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Asbestos Exposure for Plumbers and Pipefitters

Risk of Asbestos Exposure for Plumbers and Pipefitters

Plumbers and pipefitters, particularly those who worked between the 1940s and 1980s, are at increased risk of exposure to asbestos due to the specific materials that they dealt with as a result of their occupation. This exposure puts these individuals at risk of developing mesothelioma and other serious asbestos-related diseases. While the use of asbestos was discontinued decades ago, new cases of asbestos-related disease continue to be diagnosed today.

Plumbers and Pipefitters

Pipefitters are responsible for the design, installation, and repair of pipe systems in large commercial buildings or manufacturing facilities. For smaller projects like residential homes, similar work is performed by what is known as a plumber, as opposed to a pipefitter. However, for both pipefitters and plumbers, these pipe systems transport water, steam, air, gas, and human waste. Pipefitters and plumbers require specialized knowledge due to the high pressure that the pipes are placed under.

For much of the twentieth century, asbestos was the preferred material to be used with pipe systems due to its high heat and fire resistance. Asbestos was commonly used as thermal insulation for pipes, boilers, ducts, and tanks. Pipefitters and plumbers may have also been exposed while using repair materials. These materials included joint compounds, cement, valves, gaskets, pipe coating, and welding rods.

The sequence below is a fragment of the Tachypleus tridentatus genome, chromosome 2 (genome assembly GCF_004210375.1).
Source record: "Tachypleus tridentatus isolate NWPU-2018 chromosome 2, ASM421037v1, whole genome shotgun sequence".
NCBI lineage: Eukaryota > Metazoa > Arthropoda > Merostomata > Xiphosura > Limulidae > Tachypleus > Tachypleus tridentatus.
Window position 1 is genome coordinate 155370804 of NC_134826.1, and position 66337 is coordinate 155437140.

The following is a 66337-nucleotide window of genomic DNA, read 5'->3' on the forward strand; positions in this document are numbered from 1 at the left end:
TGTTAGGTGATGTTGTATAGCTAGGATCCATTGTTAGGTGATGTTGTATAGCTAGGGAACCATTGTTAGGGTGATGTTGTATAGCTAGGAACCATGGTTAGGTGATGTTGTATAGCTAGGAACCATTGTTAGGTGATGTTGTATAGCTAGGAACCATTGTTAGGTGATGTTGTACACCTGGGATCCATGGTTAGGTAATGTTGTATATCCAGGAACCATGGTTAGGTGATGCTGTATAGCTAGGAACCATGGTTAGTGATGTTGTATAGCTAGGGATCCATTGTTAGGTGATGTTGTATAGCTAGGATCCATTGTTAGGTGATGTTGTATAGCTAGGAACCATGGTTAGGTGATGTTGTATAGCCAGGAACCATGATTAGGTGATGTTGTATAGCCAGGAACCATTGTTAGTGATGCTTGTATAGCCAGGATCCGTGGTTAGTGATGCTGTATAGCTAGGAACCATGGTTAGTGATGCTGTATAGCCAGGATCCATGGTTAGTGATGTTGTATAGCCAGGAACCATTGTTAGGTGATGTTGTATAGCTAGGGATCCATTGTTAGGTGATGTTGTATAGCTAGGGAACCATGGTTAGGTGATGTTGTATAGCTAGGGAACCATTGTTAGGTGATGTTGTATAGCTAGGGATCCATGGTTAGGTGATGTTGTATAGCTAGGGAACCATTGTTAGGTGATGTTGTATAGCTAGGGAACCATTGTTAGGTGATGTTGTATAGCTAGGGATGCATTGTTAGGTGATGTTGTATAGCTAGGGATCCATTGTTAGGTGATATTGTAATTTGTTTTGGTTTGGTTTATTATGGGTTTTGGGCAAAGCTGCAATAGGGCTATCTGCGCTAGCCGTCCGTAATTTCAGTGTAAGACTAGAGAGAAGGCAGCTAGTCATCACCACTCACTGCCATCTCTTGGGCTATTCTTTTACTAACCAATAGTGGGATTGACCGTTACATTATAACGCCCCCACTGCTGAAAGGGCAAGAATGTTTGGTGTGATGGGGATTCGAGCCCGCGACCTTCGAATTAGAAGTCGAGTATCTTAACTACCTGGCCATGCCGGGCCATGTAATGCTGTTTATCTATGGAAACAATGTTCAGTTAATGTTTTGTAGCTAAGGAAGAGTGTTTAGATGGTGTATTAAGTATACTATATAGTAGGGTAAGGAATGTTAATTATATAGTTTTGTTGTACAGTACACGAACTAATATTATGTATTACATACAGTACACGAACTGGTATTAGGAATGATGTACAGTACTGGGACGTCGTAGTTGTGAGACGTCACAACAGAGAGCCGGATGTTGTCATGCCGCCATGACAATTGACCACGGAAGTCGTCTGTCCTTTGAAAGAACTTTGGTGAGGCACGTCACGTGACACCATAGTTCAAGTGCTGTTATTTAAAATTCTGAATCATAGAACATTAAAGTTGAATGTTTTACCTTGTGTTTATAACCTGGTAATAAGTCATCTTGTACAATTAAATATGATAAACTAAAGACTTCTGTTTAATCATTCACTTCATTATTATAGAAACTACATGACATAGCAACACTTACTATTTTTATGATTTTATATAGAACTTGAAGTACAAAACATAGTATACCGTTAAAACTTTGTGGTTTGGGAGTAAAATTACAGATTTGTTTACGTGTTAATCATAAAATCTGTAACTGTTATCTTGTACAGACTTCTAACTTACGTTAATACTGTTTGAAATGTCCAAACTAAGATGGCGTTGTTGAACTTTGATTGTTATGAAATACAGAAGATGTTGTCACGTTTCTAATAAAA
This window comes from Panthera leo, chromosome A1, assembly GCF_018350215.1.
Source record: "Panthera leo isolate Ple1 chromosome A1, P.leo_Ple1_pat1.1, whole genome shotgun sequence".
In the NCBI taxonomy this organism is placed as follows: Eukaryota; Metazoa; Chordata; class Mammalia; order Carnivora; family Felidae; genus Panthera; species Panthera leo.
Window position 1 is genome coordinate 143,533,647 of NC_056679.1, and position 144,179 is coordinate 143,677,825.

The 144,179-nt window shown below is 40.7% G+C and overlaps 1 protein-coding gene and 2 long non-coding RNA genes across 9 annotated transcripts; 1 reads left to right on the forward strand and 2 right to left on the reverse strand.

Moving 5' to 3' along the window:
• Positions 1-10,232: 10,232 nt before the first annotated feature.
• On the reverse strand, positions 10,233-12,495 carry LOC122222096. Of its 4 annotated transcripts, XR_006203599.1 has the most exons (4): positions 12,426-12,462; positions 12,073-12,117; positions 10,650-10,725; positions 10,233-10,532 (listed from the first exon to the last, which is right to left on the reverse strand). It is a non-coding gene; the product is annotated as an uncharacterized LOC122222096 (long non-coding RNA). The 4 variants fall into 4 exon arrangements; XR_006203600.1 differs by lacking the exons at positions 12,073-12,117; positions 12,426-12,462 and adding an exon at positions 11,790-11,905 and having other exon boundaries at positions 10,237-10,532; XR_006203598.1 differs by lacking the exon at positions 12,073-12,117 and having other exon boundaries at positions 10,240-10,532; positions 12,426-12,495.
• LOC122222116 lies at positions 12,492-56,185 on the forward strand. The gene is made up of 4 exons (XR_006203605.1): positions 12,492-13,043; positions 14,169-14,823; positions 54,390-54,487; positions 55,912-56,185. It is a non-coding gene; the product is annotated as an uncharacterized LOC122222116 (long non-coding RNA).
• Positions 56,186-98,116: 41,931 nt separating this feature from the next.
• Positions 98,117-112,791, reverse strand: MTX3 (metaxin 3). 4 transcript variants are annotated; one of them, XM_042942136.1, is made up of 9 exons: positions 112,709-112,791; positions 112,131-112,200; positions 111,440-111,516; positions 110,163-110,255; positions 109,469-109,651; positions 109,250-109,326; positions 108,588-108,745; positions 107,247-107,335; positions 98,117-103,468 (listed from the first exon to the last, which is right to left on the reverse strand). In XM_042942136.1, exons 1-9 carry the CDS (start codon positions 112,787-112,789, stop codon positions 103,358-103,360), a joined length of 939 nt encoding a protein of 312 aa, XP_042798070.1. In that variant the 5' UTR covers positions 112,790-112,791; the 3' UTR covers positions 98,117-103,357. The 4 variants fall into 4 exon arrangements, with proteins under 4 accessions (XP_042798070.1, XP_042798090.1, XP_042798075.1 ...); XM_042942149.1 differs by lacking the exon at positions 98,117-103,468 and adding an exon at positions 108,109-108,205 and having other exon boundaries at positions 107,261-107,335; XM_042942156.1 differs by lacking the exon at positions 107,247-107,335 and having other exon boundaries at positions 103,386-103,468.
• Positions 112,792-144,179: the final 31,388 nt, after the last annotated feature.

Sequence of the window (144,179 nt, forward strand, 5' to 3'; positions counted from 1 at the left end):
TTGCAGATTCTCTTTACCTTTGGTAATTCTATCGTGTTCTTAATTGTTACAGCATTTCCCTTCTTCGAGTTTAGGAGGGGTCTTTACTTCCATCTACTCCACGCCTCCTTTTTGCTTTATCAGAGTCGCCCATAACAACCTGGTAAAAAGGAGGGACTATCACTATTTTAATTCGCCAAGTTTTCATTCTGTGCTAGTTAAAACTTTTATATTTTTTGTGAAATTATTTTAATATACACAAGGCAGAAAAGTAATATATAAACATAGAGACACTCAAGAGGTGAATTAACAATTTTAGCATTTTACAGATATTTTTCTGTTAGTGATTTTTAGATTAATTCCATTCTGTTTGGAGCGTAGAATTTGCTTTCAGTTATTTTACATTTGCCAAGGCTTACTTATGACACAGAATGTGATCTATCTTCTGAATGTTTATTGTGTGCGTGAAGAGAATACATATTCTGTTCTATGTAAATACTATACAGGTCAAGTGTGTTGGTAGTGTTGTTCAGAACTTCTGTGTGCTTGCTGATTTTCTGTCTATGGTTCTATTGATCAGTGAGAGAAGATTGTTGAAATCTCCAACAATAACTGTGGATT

Further increasing exposure risk was the often very close quarters in which pipefitters and plumbers worked. While working in very tight spaces, any asbestos fibers released into the air were more likely to be breathed in. Fibers were very often released when cutting, sawing, or sanding asbestos paper to fit a particular application. This also occurred when pipes or other products containing asbestos were cut or drilled to fit specific dimensions.

Most pipe insulation took the form of either air cell (which may refer to either a brand name or a generic term for insulation) or block insulation. Air cell was used to wrap air supply ducts and may also be known as Asbestocel or Carcycel. Block insulation was a combination of asbestos and binders that, together, formed large blocks for insulation. Some forms of block insulation included Amosite sheeting and asbestos sponge felt.

Dangers of Exposure

Disturbing asbestos releases microscopic fibers into the air that, when breathed in, may remain in the lungs for several years or, in some cases, decades before the harmful effects become apparent. While many of the diagnosed cases of asbestos-related disease resulted from exposure during the period before the 1980s, asbestos can still be dangerous today. While asbestos use has long been discontinued, it was not removed from all buildings. Therefore, it is important to contact a professional before beginning a remodeling or renovation project of a home or building that may contain asbestos.

Helping Victims

If you have been diagnosed with mesothelioma or an asbestos related cancer, you should speak with an experienced attorney as soon as possible. At the Throneberry Law Group, we fight for victims of mesothelioma and other asbestos-related diseases.